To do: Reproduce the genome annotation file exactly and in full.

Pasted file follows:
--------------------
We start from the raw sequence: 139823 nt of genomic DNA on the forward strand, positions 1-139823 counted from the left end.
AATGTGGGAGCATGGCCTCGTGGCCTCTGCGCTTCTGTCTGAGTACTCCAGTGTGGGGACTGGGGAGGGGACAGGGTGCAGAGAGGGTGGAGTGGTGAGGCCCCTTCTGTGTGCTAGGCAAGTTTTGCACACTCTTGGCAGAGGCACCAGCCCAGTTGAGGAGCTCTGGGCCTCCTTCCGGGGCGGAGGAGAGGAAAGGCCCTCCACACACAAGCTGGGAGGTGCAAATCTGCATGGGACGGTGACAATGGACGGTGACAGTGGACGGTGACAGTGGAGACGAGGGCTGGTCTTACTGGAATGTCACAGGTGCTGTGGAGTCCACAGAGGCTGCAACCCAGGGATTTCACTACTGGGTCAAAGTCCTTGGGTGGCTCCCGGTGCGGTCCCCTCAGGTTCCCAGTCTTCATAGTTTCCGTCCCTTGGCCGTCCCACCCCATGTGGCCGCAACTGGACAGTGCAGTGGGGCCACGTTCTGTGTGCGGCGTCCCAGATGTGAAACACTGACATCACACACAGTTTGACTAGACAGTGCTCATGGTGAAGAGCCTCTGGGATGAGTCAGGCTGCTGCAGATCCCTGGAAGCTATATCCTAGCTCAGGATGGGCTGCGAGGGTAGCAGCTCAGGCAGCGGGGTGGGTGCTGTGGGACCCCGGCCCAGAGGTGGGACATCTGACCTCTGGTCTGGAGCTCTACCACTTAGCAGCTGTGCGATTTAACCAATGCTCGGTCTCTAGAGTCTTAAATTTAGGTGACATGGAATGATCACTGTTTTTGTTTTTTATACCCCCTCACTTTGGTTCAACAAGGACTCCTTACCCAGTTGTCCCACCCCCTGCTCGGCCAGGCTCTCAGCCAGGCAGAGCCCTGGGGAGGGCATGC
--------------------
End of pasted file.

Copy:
We start from the raw sequence: 139823 nt of genomic DNA on the forward strand, positions 1-139823 counted from the left end.
AATGTGGGAGCATGGCCTCGTGGCCTCTGCGCTTCTGTCTGAGTACTCCAGTGTGGGGACTGGGGAGGGGACAGGGTGCAGAGAGGGTGGAGTGGTGAGGCCCCTTCTGTGTGCTAGGCAAGTTTTGCACACTCTTGGCAGAGGCACCAGCCCAGTTGAGGAGCTCTGGGCCTCCTTCCGGGGCGGAGGAGAGGAAAGGCCCTCCACACACAAGCTGGGAGGTGCAAATCTGCATGGGACGGTGACAATGGACGGTGACAGTGGACGGTGACAGTGGAGACGAGGGCTGGTCTTACTGGAATGTCACAGGTGCTGTGGAGTCCACAGAGGCTGCAACCCAGGGATTTCACTACTGGGTCAAAGTCCTTGGGTGGCTCCCGGTGCGGTCCCCTCAGGTTCCCAGTCTTCATAGTTTCCGTCCCTTGGCCGTCCCACCCCATGTGGCCGCAACTGGACAGTGCAGTGGGGCCACGTTCTGTGTGCGGCGTCCCAGATGTGAAACACTGACATCACACACAGTTTGACTAGACAGTGCTCATGGTGAAGAGCCTCTGGGATGAGTCAGGCTGCTGCAGATCCCTGGAAGCTATATCCTAGCTCAGGATGGGCTGCGAGGGTAGCAGCTCAGGCAGCGGGGTGGGTGCTGTGGGACCCCGGCCCAGAGGTGGGACATCTGACCTCTGGTCTGGAGCTCTACCACTTAGCAGCTGTGCGATTTAACCAATGCTCGGTCTCTAGAGTCTTAAATTTAGGTGACATGGAATGATCACTGTTTTTGTTTTTTATACCCCCTCACTTTGGTTCAACAAGGACTCCTTACCCAGTTGTCCCACCCCCTGCTCGGCCAGGCTCTCAGCCAGGCAGAGCCCTGGGGAGGGCATGC